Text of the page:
Sugar tax ain’t so sweet

CAUTION: The following post contains material of a cynical nature. Reader discretion is advised!

As the BBC reports, the government’s latest budget includes a levy on sugary soft-drinks with some prices expected to rise by 80 per cent.

Personally, I love my soft-drinks (especially Dr Pepper). I know it has absolutely no nutritional value and is not really good for my health. I have cut back a lot but still drink too much. Ideally, I should be more of a social drinker – only during social events or special occasions, like going to the movies or my night off. This is the goal anyway.

Yet now we have the Government bringing in a tax targeted on one industry. I have not heard anything about a tax on lollies or juice (which often has more sugar than fizzy drinks) or even the sugar in fruit. This despite us being told constantly that sugar is sugar is sugar, there is no difference…well, the one in fruit is kind of good for you.

Sorry, sugars are different depending on where they come from. Whenever we think sugar, we think about the bits we put in our tea and coffee. As though on the production line some bloke is pouring in a few teaspoons of sugar into your fizzy drink. Soft-drinks generally use high-fructose corn syrup rather than granular sugar we are used to seeing. This is one type of very sweet sugar. Not sure if stevia sugar falls under this tax. Or lactose in milk. Doubt it. This is just the Government targeting an industry which is being held responsible for an increase in obesity.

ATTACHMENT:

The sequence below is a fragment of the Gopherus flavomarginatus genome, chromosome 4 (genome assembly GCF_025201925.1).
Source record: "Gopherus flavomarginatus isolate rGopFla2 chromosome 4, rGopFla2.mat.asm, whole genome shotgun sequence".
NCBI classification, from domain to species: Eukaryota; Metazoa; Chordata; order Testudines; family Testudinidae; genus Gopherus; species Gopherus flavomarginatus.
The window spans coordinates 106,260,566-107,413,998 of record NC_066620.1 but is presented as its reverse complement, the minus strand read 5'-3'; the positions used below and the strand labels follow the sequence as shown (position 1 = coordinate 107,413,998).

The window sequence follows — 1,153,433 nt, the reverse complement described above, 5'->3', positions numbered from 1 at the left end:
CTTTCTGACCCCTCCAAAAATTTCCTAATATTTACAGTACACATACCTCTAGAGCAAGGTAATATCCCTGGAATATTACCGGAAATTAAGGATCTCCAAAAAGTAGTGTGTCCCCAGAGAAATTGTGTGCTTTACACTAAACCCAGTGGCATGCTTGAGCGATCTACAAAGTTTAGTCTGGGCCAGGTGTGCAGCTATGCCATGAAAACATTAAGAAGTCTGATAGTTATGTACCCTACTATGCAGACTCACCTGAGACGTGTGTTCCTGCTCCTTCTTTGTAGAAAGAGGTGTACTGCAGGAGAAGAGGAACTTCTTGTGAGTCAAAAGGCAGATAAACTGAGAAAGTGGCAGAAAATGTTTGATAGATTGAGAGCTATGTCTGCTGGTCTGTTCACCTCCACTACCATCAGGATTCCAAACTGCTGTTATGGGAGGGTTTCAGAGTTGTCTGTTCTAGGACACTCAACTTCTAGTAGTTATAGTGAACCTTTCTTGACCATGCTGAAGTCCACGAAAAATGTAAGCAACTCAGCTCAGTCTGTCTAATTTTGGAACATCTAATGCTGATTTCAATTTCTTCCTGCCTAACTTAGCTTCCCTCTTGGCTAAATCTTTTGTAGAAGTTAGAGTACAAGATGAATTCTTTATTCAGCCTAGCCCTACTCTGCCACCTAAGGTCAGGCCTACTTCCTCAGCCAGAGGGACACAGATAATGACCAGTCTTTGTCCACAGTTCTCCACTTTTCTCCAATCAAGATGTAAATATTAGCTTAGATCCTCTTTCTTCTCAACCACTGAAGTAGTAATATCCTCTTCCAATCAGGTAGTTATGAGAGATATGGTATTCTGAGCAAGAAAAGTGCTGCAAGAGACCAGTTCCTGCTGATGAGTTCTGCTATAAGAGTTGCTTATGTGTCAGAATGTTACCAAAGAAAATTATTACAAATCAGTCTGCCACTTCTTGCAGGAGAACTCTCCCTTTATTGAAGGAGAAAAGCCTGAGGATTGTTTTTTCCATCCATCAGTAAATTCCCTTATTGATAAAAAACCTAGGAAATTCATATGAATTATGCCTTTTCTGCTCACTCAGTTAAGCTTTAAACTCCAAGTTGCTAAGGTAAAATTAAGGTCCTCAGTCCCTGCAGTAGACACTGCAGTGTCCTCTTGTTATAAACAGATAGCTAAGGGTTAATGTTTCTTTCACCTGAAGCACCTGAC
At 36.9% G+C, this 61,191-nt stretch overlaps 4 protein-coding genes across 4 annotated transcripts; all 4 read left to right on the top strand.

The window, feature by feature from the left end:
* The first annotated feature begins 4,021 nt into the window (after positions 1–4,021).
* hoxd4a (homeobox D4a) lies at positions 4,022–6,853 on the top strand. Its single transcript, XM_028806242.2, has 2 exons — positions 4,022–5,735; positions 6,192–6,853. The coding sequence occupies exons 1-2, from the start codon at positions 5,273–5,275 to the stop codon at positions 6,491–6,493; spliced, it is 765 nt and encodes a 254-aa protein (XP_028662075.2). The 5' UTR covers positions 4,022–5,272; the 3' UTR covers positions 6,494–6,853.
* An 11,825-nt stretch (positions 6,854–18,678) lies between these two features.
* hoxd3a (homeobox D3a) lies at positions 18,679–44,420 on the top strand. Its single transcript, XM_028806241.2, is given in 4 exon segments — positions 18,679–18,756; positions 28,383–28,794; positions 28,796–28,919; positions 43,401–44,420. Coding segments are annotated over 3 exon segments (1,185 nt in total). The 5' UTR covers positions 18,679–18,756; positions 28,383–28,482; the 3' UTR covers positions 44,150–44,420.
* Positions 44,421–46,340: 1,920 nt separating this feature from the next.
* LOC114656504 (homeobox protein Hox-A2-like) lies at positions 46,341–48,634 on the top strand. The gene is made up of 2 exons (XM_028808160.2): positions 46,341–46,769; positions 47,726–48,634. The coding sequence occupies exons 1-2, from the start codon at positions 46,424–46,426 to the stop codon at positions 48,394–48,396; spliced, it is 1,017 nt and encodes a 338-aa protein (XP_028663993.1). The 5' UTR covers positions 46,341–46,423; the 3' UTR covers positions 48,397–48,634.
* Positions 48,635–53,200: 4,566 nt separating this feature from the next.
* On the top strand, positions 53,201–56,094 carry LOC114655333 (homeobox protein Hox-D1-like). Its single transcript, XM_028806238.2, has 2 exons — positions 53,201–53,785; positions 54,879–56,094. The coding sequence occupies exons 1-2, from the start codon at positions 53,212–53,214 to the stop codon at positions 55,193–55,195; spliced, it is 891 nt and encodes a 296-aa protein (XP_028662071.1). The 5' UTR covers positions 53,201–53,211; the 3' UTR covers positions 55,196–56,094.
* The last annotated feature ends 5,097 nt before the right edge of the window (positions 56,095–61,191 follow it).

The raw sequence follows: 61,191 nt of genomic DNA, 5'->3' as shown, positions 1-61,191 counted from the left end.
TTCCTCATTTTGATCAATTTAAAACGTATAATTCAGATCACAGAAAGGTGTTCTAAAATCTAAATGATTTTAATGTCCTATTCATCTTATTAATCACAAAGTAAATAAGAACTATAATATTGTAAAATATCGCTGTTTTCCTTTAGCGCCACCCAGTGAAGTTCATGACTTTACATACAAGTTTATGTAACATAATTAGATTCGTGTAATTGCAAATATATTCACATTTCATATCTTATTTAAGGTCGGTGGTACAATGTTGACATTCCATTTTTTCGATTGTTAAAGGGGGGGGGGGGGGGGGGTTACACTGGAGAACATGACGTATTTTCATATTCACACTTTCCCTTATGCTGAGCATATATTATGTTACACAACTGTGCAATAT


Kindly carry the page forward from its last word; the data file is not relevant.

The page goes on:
We are the Government – we know what is best for you.

Granted, as I mentioned, I have never heard of someone loosing weight by drinking soft-drinks. What I object to is the Government using its power to tax by targeting one specific product (yes, I disagree with this for cigarettes and alcohol as well). Sadly, individual responsibility does not mean much when the Government gets stuck with the bill while providing state-run healthcare services (the NHS). You give Government an inch, they find a way to take whatever else they want.

This “tax” may very well be “for the greater good” and will probably have an impact on consumer behaviour (a rise in prices generally does, duh!). Yet people still drink and smoke. So who will get hit hardest by this tax? The poor and the working class who will have even less money. Fizzy drinks are cheap (I can get the cheapest brand for 17p or 8p per litre!), whereas the cheapest fruit squash (my next preference) is about £1.25 or 6p per litre (depends on how sweet you like it). They are basically the same and with similar sugar levels (although squash is that supposed good sugar).

I am all for people taking more responsibility for a healthier lifestyle. I do not agree with the Government using its power to tax to target an industry in an effort to coerce people into making better choices. But they probably do not care that much because it is just more money in their pockets.

Remember, undemocratic tactics are OK so long as it is for the greater good and we do not feel too bad about doing it.


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